Finally, a First Look at my New Life in Berlin!

So I’ve been really bad about posting in my blog.  I really love to write, but having just finished college, I think it might remind me a little too much of homework at the moment.  Also, the longer I put it off the more I felt overwhelmed at the prospect of doing it.  Since it’s been so long I broke this post up into questions that I figured would be basic things people would want to know.  So, without further ado, here’s my first real Berlin blog post…

So, for starters, where do I live?

When I finally arrived in Berlin I was completely shocked seeing my new apartment (don’t worry- in a good way).  After being told in my interview with ASF that I would have to be prepared for very simple and modest accommodations, I was shocked at the size of my new apartment.  Each room is a different size, but they’re all big and especially the one I immediately claimed for myself. I was told not to get too attached to my room because I wasn’t guaranteed to be able to live there when we got back from our seminar, but it’s so wonderful I just knew it was mine. It has nice hard wood floors, high ceilings and large windows that look out over our nice tree-lined street, where you can see just the tops of some other old Berliner roof tops peeking out from the leaves.  It was everything I hoped for moving to Berlin.  Lucky for me though, all my roommates (there’s five; all either European or Israeli) thought that my room was too big.  What a crazy concept! So now, I am very happily settled in my room that might be too big for European standards, but for my American tastes, it’s just fine.  On top of that, we’ve gotten to turn the other room that’s “too big” into a living room, so I have everything I could have asked for.  I’ve also finally gotten everything I need to feel at home in my new room after my “sheet fiasco”, which involved running to stores around the city, attempting to somehow acquire sheets that actually fit my bed and that aren’t ugly (it’s incredible how difficult it was to find plain white or red sheets here)! Buying bedding was very hard for me to do here because they don’t use the standard twin/double/queen/king system that we do in the States.  Instead, it’s in centimeters.  Centimeters! What do they think I am?- A freaking mathematician! There’s a reason I opted out of taking any math senior year of high school, so getting used to this system where I actually have to know how much a centimeter is was not the most fun.  Finally, Ikea came to the rescue, though with sheets that were solid colors and magically happen to fit my bed.  Finally, I have a room that is relatively put together!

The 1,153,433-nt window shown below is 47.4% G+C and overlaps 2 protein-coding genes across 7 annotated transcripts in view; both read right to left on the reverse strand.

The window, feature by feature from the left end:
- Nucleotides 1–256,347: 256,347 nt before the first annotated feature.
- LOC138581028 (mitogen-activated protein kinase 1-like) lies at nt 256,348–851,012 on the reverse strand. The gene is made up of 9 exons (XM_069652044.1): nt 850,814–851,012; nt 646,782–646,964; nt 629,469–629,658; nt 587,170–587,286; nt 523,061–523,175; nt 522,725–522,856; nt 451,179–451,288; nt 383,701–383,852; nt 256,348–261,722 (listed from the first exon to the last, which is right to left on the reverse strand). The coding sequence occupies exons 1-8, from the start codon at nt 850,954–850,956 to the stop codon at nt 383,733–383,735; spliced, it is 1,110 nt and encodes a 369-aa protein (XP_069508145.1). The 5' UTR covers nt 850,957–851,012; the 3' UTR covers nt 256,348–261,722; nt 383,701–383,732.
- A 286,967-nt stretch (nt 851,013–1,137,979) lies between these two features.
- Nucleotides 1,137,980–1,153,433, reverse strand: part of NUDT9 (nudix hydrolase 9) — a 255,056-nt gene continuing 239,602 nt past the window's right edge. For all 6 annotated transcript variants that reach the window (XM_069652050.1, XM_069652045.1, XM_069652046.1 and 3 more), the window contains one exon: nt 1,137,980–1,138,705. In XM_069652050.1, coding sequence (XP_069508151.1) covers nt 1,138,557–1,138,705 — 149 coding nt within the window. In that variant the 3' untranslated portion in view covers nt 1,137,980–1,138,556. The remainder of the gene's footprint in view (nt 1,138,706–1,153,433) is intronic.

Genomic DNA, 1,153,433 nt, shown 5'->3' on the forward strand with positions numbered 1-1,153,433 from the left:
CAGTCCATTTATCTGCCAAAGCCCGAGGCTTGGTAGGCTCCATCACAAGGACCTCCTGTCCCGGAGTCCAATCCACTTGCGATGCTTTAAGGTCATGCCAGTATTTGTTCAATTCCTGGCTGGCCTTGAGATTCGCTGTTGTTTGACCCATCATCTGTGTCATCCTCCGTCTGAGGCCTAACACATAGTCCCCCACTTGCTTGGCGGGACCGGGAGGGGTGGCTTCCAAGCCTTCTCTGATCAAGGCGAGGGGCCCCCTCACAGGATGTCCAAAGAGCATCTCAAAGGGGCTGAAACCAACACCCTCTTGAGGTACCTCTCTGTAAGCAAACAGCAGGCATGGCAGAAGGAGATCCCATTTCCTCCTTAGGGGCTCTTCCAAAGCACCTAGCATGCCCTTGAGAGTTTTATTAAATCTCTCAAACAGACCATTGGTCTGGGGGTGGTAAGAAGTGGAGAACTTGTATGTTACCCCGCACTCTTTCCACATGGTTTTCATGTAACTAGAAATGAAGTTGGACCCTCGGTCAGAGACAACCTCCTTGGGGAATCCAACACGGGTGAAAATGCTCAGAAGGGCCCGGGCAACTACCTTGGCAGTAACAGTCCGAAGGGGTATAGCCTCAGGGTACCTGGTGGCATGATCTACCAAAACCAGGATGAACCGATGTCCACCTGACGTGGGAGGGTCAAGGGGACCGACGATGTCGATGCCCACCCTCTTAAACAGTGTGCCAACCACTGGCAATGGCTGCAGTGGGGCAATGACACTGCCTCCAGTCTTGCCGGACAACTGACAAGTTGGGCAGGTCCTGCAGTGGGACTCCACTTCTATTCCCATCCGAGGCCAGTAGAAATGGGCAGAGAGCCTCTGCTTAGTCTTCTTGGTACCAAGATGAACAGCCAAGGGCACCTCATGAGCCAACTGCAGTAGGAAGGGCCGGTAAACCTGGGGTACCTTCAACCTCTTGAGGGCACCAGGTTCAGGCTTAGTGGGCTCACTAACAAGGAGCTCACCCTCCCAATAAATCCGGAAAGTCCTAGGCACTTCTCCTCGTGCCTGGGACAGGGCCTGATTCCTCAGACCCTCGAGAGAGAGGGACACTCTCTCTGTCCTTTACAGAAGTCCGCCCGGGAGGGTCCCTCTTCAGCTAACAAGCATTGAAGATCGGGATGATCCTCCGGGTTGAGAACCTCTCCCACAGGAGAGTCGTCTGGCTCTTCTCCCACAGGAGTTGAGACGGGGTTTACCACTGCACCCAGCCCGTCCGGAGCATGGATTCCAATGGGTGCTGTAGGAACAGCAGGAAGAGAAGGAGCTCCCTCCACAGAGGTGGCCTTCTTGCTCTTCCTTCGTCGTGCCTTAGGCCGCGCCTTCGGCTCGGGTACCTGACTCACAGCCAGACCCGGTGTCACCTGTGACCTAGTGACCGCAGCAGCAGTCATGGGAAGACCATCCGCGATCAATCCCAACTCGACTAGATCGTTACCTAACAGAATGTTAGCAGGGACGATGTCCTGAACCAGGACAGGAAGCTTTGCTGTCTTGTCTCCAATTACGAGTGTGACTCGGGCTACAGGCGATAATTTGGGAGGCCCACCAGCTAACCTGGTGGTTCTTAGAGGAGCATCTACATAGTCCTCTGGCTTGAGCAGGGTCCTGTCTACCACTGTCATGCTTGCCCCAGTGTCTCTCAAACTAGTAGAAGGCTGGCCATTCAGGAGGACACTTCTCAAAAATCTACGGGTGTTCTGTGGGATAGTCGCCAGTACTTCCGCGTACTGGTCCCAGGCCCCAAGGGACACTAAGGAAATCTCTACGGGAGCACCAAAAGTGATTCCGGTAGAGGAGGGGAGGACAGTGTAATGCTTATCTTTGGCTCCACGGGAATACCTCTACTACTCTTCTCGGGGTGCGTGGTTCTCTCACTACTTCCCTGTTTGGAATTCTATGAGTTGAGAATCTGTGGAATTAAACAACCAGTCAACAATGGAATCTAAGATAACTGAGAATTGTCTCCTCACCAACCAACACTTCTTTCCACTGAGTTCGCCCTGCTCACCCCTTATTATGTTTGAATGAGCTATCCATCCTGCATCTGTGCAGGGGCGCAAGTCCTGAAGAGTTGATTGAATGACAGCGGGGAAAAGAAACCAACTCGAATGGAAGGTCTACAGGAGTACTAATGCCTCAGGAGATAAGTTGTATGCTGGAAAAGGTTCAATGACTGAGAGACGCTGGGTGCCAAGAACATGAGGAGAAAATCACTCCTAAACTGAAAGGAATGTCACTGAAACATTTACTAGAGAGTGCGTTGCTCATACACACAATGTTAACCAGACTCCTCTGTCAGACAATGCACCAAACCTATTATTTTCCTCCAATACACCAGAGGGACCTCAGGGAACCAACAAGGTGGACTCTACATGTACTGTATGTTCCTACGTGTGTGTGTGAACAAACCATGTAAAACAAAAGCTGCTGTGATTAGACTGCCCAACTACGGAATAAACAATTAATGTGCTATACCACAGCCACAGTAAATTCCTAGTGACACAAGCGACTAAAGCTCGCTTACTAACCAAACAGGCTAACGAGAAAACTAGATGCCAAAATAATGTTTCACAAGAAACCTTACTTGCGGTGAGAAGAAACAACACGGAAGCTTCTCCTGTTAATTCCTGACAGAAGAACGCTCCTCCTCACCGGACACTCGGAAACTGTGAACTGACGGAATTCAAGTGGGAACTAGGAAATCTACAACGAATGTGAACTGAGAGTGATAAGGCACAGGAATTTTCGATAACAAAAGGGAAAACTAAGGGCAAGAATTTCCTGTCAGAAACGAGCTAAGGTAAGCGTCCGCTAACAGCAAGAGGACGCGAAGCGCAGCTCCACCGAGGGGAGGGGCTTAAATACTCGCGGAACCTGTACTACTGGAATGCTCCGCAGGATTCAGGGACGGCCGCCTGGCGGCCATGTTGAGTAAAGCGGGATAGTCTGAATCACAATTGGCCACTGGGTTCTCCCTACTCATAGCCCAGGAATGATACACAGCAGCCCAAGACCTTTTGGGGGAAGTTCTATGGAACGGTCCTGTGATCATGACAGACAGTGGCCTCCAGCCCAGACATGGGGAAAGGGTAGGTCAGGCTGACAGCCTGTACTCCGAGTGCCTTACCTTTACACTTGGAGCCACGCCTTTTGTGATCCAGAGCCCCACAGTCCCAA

So that’s my apartment.  The area I’m living in is called Neukölln, which is a large district of Berlin and is very diverse within itself.  Our section of Neukölln is called the Schillerkiez and it’s a nice, quiet area with a few bars and restaurants that are just starting to pop up since this area is starting to become more trendy with lots of hipsters moving in and so on.  There’s lots of school children that run around the playground outside our apartment all the time, since we happen to live on top of a Christian elementary school (it’s kind of a strange set-up, but it works and also means we don’t have downstairs neighbors- yippie!).  We also have some friendly, harmless local drunks that hang out in the parkway outside our buildings and seem to have kind of built their own little community.  It’s a community that also includes some adorable little pups that I’ve never gone over to pet or anything, but there’s still something comforting about coming home everyday and seeing the same adorable, scruffy little faces.  On the whole, the Schillerkiez is a very diverse neighborhood that I can only describe as somehow being a mix of being family, immigrant and hipster friendly.

The area is actually very up-and-coming today because of one major change in the last few years.  Until (I think) about five years ago or so, this was considered a bad part of town and no one wanted to live here because there’s a major airport (Tempelhof) just a couple blocks from where we live.  It’s actually where the Berlin Airlifts took place (fun fact!).  The airport was shut down a few years ago and has now been turned into a park.  This has been great for me because I have to walk one block down the street and then I get to go on my runs on a giant landing strip with people all around biking, windsurfing and rollerblading.  The first time I went, I really did feel like I’d stepped back into the 90s with all the roller bladers!